Only a ten-minute walk from the Acropolis Museum and lots more historical sites, this is another lesser-known neighbourhood in Athens. Full of charming cafés with outdoor tables, it’s a great place to stroll around. Make sure you stop off at the National Museum of Contemporary Art. 


The most significant places to visit in Athens

Welcome to the capital of Greece. Within walking distance you will come across an abundance of unique restaurants, small bars and inimitable coffee shops, hidden in the corners of the streets, waiting for you to discover their incomparable beauty, that can only be found in the center of Athens.

Greece is widely known for the different forms of entertainment that has to offer to the visitors and has been voted as one of the world’s top holiday destinations. In Athens are placed most of the artistic and cultural centers of the country, plenty of independent parks and cafes, a variety of clubs, avantgarde bars and traditional “rakadika”, humble taverns and expensive restaurants. We recommend you visit Taf the Art Foundation, A for Athens cocktail Bar, Ta Karamanlidika for souvlaki -the Greek “traditional” street food.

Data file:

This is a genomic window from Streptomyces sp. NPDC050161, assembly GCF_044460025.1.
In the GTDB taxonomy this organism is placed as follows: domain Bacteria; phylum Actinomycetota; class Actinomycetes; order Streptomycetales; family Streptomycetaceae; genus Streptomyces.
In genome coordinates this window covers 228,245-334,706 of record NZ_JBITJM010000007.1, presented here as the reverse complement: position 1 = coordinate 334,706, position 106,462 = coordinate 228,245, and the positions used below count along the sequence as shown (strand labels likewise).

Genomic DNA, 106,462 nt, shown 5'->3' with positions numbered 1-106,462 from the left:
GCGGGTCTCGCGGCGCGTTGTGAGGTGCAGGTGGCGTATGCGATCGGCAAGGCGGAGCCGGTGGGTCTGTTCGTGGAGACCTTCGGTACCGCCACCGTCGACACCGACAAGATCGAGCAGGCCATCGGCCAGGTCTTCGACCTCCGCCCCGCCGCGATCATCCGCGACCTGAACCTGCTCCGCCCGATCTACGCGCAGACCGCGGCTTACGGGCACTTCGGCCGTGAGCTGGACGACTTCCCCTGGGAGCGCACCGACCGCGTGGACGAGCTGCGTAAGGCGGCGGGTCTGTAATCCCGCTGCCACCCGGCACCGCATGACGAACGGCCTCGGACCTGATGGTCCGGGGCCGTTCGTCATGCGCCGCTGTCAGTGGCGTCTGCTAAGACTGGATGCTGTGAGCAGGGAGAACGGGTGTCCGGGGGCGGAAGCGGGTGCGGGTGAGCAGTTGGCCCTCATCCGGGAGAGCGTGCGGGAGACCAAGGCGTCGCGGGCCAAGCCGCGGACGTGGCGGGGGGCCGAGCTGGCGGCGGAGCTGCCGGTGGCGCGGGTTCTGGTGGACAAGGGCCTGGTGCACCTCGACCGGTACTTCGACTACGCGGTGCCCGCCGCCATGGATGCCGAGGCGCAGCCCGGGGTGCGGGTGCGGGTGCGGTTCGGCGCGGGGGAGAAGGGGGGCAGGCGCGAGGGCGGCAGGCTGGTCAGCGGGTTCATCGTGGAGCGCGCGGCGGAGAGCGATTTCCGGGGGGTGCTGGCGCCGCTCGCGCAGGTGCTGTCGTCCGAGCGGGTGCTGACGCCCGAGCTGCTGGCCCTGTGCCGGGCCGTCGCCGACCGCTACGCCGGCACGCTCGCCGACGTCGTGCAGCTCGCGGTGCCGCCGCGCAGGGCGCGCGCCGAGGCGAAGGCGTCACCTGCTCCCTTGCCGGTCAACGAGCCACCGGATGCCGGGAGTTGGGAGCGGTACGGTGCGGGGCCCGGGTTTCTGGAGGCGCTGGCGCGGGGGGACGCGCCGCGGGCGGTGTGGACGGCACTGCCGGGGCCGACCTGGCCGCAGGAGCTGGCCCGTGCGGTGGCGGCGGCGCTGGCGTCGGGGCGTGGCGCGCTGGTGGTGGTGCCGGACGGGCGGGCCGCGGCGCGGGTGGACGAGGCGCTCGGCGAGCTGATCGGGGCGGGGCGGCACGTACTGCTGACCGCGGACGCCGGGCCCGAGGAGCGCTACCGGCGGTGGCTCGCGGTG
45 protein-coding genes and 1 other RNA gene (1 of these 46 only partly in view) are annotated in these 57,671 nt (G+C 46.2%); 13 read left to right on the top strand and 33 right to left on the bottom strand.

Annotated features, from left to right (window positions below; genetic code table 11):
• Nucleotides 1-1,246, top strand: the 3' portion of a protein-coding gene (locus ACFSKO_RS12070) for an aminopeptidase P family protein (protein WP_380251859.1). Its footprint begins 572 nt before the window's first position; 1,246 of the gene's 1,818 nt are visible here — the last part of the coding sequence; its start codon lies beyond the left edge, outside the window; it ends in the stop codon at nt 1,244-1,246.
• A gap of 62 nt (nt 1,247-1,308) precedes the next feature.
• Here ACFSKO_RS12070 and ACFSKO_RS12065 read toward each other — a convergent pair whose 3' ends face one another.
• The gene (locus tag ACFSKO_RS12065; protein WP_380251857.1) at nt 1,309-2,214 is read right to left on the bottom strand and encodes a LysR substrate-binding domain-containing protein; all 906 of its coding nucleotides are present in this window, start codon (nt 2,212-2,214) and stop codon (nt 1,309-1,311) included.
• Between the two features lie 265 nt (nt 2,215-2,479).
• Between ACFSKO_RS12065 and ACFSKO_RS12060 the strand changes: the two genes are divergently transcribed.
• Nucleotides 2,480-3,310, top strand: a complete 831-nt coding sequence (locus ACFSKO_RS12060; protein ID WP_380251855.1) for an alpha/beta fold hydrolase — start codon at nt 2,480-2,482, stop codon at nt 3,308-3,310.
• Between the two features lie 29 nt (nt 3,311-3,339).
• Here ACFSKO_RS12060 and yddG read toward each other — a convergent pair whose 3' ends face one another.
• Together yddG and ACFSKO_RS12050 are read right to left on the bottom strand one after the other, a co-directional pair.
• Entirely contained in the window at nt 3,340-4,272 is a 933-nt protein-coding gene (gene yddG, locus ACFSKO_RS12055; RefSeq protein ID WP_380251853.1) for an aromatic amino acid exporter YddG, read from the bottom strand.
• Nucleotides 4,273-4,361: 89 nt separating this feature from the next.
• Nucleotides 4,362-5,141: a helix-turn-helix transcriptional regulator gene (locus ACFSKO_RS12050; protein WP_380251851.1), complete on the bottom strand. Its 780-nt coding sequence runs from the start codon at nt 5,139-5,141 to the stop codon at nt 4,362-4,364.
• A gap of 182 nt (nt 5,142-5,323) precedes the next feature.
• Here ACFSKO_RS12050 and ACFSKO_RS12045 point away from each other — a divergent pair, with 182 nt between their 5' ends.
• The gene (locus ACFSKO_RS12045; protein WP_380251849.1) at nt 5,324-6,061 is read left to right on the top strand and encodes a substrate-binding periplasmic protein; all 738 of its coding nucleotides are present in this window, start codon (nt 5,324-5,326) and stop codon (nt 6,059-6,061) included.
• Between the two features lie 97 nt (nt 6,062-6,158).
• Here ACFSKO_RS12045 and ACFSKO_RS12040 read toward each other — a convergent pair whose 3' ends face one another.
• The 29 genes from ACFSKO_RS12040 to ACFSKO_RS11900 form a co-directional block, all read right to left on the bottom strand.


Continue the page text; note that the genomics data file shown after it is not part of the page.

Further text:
You can also find old bookstores and vinyl record shops, antiques selling spots, second hand and vintage clothes selling boutiques, as well as luxury high fashion ateliers.

Luxury suites and rooms in the center of Athens,Greece | Magenta Luxury

As mentioned before, Athens is acknowledged for its timeless historical centre and its infinite picturesque neighbourhoods, in which you could enjoy your stroll for hours and get lost in. You can step into the streets of Athens and find Exarchia, the Academia (University) and its metro stop. Also, in walking distance Kolonaki is located, with Omonia next to it, as well as Plaka with its charming walkways. Every Athenian neighbourhood has a unique style and character, some fitting to a more luxurious way of living and others with more of a cultural and intimate atmosphere.

Luxury suites and rooms in the center of Athens,Greece | Magenta Luxury

Visitors from around the world are amazed by the capital of Greece and the unique experiences Athens has to offer.